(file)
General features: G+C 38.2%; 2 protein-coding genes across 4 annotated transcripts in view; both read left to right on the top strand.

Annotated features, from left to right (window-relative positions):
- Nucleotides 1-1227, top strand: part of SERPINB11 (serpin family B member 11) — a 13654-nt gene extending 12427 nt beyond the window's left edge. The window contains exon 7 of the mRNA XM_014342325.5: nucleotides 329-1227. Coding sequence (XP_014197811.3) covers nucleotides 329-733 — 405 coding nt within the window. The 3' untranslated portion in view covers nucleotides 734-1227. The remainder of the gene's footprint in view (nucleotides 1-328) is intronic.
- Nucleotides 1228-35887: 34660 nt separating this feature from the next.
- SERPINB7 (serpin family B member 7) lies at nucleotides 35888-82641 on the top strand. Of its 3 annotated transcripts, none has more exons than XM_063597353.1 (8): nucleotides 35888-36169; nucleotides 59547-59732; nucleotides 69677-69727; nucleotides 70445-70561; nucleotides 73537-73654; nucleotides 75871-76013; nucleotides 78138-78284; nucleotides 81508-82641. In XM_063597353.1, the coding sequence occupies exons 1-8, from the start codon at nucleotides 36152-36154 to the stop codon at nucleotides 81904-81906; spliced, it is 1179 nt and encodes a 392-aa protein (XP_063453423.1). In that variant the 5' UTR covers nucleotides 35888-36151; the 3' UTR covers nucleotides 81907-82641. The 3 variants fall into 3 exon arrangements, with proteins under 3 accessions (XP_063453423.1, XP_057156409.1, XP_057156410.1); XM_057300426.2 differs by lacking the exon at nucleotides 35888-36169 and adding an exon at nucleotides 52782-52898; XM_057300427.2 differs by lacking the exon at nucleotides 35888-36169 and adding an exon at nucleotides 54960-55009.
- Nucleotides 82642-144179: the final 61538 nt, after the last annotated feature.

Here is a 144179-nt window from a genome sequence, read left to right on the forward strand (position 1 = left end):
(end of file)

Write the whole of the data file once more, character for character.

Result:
General features: G+C 38.2%; 2 protein-coding genes across 4 annotated transcripts in view; both read left to right on the top strand.

Annotated features, from left to right (window-relative positions):
- Nucleotides 1-1227, top strand: part of SERPINB11 (serpin family B member 11) — a 13654-nt gene extending 12427 nt beyond the window's left edge. The window contains exon 7 of the mRNA XM_014342325.5: nucleotides 329-1227. Coding sequence (XP_014197811.3) covers nucleotides 329-733 — 405 coding nt within the window. The 3' untranslated portion in view covers nucleotides 734-1227. The remainder of the gene's footprint in view (nucleotides 1-328) is intronic.
- Nucleotides 1228-35887: 34660 nt separating this feature from the next.
- SERPINB7 (serpin family B member 7) lies at nucleotides 35888-82641 on the top strand. Of its 3 annotated transcripts, none has more exons than XM_063597353.1 (8): nucleotides 35888-36169; nucleotides 59547-59732; nucleotides 69677-69727; nucleotides 70445-70561; nucleotides 73537-73654; nucleotides 75871-76013; nucleotides 78138-78284; nucleotides 81508-82641. In XM_063597353.1, the coding sequence occupies exons 1-8, from the start codon at nucleotides 36152-36154 to the stop codon at nucleotides 81904-81906; spliced, it is 1179 nt and encodes a 392-aa protein (XP_063453423.1). In that variant the 5' UTR covers nucleotides 35888-36151; the 3' UTR covers nucleotides 81907-82641. The 3 variants fall into 3 exon arrangements, with proteins under 3 accessions (XP_063453423.1, XP_057156409.1, XP_057156410.1); XM_057300426.2 differs by lacking the exon at nucleotides 35888-36169 and adding an exon at nucleotides 52782-52898; XM_057300427.2 differs by lacking the exon at nucleotides 35888-36169 and adding an exon at nucleotides 54960-55009.
- Nucleotides 82642-144179: the final 61538 nt, after the last annotated feature.

Here is a 144179-nt window from a genome sequence, read left to right on the forward strand (position 1 = left end):